Structurally, the bridge's distant ancestors are the Town Truss and the Howe Truss, although it can also be seen as a set of superimposed Warren Trusses. Like these 19th century designs, it uses triangulated elements in a structure which is both stiff and lightweight. These qualities are achieved because in conventional truss design every structural member only carries axial forces (compression or tension).

However, rolling the truss into tubular form introduces enormous secondary forces - bending moments because the curved truss members are eccentric to their nodal connections, and also torsional effects because the connections aren't co-planar. Because Calatrava's helix is so pleasingly open, these secondary forces will be enormous, much more than is the case on the Happold designs, which also have the advantage of much shorter spans (70m at Harthill). Having prepared a preliminary design for a tube-shaped but non-helical truss bridge on a much smaller scale than this, I can attest that the difficulties are considerable.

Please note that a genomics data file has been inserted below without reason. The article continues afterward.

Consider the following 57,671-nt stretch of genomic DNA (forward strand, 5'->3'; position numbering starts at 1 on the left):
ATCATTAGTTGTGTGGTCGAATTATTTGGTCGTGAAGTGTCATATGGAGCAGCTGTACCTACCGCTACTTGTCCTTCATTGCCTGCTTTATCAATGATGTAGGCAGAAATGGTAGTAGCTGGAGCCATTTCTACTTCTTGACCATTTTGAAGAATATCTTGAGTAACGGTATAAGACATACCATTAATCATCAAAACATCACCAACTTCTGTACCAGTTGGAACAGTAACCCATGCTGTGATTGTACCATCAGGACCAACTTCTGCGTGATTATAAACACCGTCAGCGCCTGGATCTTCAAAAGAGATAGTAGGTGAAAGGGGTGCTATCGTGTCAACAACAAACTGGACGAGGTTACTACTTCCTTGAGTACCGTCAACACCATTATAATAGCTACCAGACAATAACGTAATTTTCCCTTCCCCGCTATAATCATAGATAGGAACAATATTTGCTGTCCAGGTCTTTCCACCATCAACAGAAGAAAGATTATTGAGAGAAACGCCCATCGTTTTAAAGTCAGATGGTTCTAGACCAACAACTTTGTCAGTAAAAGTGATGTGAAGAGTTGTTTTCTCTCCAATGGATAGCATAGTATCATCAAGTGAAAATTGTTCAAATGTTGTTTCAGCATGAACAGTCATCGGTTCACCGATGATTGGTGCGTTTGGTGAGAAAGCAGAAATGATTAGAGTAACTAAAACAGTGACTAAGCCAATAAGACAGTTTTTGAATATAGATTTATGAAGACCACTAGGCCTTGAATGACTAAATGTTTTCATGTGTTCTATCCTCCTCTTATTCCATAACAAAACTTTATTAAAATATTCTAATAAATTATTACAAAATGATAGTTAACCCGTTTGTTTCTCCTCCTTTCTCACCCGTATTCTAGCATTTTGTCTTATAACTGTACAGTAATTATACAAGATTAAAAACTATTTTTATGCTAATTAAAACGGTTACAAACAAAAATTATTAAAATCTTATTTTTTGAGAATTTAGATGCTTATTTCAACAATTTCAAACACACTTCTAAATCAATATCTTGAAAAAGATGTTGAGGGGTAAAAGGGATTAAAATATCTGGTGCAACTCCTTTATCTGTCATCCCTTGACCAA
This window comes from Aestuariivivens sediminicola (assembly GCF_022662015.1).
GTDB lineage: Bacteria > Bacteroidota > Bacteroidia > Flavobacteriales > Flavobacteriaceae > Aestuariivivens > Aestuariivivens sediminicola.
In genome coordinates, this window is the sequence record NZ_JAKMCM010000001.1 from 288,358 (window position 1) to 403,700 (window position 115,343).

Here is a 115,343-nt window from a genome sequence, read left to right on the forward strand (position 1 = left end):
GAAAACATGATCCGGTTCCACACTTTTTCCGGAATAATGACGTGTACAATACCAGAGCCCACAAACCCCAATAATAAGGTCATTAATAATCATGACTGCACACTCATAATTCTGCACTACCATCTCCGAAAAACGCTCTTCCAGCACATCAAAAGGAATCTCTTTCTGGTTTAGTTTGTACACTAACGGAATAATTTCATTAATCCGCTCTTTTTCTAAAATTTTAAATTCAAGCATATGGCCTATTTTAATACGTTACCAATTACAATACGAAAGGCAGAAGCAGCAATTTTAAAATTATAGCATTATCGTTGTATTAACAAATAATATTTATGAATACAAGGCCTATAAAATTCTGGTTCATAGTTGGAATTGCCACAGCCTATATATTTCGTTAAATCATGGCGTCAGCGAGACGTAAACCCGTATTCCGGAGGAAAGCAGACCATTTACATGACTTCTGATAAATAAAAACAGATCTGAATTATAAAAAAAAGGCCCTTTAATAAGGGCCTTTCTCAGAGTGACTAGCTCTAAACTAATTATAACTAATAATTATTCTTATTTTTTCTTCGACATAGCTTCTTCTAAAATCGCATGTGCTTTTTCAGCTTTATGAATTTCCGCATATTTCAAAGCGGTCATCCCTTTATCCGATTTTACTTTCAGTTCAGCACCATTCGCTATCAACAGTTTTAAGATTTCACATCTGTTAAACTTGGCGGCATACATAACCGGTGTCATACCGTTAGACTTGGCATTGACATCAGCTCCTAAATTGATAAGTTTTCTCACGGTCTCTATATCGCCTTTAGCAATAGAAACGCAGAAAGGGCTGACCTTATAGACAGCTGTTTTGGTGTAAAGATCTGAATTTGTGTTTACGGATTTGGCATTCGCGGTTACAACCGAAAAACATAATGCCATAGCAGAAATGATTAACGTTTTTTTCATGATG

Is it value for money? That $25m is about £14m in Brit money, which isn't entirely beyond the pale for a major landmark footbridge. At 130m long and 6.2m wide, that works out at £17.4k per square metre of deck, a yardstick I've used here before on several occasions. The Buro Happold bridge at Greenside Place came in at £14k/sq.m , so allowing for inflation, Calatrava's design might seem to be priced about right. However, it's nearly double the span of the Harthill bridge, so you'd expect it to require up to four times as much steel in parts of the bridge (bending moment being proportional to the square of the span, with shear proportional to the span). The cost of construction over a wide river is also likely to be higher, especially if disturbance to the riverbed is unacceptable and if the heliport restricts crane heights.